He is a highly effective educator and communicator, editing the BJUI for 8 years, trebling its impact factor to 6 and achieving an Altmetric score of 1469. He led an international editorial team that revolutionized web-based publishing and the responsible use of social media. He brought innovative design, artificial intelligence (AI) and the new open access platform, BJUI Compass, to the BJUI family of journals.

Prokar was elected the youngest ever, Hunterian President and served on the Associated Parliamentary Committee for Surgical Services in the House of Lords, UK. He is also known for his services to charity, serving as a Trustee to the Prostate Cancer Research Centre and the Malcolm Coptcoat Trust. He is a mentor and advisor to the UK National Clinical Entrepreneurship Program. He has supported the careers of 20 UK and international academics, 10 to Chairs. He has established several academic collaborations with Universities in Europe, India, the far East and Southern China. He is the Clinical Director of Surgical and Interventional Engineering at KCL, part of the ambitious MedTech Hub at St. Thomas’ Hospital with a budget of £110 million.

He was awarded the Fellowship of the King’s College (FKC), King’s highest honour, membership of the Academic Association of European Urologists, the American Association of Genitourinary Surgeons and the Honorary Membership of the Urological Society of Australia and New Zealand.

Prokar has supported the EAU as a founding member of the European Association of Urology Robotics Section (ERUS). He served on the ERUS board for a decade and demonstrated ethical live surgery and new technologies for 20 years. His team was integral to the development and validation of the first international curriculum in robotic surgery which has now become the standard of care for training and patient safety worldwide. He is the recipient of the Wickham Lifetime achievement award 2024.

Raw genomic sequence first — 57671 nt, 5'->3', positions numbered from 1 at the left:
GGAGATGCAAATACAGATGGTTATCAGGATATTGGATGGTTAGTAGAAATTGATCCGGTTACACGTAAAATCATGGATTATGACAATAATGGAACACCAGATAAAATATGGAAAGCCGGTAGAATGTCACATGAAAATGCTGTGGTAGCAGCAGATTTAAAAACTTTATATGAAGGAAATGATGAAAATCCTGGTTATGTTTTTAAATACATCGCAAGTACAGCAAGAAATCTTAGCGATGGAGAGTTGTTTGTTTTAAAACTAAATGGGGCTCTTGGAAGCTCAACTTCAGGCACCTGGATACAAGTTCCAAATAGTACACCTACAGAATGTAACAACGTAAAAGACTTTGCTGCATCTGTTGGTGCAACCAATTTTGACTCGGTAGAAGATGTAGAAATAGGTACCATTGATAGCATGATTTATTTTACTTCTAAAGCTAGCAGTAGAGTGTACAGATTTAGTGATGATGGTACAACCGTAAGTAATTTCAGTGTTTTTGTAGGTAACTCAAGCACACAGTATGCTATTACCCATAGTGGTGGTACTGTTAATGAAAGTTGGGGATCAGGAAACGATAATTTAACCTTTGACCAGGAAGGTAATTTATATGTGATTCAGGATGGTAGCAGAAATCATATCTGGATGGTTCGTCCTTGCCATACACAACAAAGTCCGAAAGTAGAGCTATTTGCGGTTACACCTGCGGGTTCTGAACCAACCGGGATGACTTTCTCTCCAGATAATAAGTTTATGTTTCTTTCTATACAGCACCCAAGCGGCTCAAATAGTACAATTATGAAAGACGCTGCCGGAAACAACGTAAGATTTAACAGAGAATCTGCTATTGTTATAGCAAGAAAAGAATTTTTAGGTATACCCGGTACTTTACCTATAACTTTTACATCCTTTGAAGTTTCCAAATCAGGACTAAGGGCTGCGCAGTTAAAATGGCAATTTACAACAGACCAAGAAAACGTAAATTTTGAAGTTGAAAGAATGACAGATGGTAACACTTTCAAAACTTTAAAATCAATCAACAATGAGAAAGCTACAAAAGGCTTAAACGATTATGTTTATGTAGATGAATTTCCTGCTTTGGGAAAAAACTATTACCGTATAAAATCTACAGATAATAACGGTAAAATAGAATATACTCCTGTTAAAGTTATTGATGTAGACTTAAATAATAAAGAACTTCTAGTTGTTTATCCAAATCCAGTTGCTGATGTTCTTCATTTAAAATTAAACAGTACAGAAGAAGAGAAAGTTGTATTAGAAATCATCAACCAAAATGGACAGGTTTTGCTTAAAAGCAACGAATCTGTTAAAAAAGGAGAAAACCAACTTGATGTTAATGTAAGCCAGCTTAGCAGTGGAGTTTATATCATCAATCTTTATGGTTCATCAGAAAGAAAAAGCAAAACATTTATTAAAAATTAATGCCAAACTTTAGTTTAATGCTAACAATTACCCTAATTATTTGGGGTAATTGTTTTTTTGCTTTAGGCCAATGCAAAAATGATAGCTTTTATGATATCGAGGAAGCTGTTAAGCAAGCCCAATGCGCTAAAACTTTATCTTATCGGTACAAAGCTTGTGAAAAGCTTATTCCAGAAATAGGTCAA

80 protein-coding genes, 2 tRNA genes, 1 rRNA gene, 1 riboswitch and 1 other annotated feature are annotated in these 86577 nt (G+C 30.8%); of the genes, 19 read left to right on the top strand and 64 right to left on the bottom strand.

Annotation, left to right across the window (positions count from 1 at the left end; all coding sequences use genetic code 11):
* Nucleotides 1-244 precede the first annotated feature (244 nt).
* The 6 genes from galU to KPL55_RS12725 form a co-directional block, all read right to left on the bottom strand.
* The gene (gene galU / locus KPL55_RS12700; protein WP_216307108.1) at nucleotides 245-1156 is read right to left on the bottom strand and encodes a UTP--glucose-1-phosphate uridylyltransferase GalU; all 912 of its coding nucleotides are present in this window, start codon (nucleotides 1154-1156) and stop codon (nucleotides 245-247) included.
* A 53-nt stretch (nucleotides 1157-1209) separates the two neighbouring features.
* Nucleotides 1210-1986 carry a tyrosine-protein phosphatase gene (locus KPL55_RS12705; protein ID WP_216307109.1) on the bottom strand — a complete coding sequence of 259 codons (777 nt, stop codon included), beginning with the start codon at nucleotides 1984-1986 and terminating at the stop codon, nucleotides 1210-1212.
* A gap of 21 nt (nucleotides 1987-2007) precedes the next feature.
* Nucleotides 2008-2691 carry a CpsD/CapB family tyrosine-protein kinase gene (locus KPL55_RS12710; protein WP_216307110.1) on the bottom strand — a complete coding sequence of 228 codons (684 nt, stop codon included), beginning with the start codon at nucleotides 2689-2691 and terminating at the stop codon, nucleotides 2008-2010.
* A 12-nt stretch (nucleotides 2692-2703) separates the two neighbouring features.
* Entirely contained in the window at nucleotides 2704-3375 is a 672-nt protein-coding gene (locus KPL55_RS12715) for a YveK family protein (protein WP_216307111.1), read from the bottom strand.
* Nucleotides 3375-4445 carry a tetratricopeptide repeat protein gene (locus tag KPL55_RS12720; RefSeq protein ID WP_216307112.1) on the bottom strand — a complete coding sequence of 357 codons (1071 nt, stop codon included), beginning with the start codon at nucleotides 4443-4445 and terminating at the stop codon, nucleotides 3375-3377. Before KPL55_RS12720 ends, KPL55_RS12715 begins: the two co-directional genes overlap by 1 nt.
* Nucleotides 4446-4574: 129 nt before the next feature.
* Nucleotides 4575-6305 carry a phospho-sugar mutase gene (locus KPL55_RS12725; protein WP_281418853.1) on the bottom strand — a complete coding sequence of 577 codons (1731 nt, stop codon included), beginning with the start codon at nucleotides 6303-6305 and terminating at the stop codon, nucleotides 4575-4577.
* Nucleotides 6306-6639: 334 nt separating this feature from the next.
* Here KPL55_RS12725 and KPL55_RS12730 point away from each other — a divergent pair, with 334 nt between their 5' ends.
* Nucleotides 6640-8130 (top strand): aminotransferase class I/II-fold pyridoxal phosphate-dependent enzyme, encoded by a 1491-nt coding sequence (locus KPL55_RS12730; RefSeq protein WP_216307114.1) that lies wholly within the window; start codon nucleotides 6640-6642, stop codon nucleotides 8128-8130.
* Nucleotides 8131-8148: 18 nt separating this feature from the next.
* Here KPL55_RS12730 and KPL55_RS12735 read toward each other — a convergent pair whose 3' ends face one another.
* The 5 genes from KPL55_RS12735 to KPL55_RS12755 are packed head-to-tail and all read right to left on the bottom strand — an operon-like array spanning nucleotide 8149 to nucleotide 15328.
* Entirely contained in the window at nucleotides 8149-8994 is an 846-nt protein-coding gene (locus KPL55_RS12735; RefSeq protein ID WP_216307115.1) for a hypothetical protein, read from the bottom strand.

He was created the King James IV Professor of the Royal College of Surgeons of Edinburgh in 2021 for which he delivered a public lecture at the famous Royal Institution in 2022. He was a Padma Shri awardee from President Kovind of India in 2022. He was awarded an OBE (Officer of the Most Excellent Order of the British Empire) in 2023 in the historic post coronation honours list by King Charles III for services to Surgery and Science.

During the COVID-19 crisis he published BJUI blogs from Italy, China, New Zealand and South Korea, which helped the planning of surgical services in the UK and internationally. With a team of international scientists, he studied trained immunity against the virus in health care workers after injection of BCG and published the results in Frontiers in Immunology, one of the top journals in the field. Through his role as Professor of Surgery at KHP, Prof Dasgupta was integral to bringing the LifeLines Project to the All India Institute of Medical Sciences, Rishikesh, India.

He is a marathon runner, a reasonable cook and an avid tennis fan.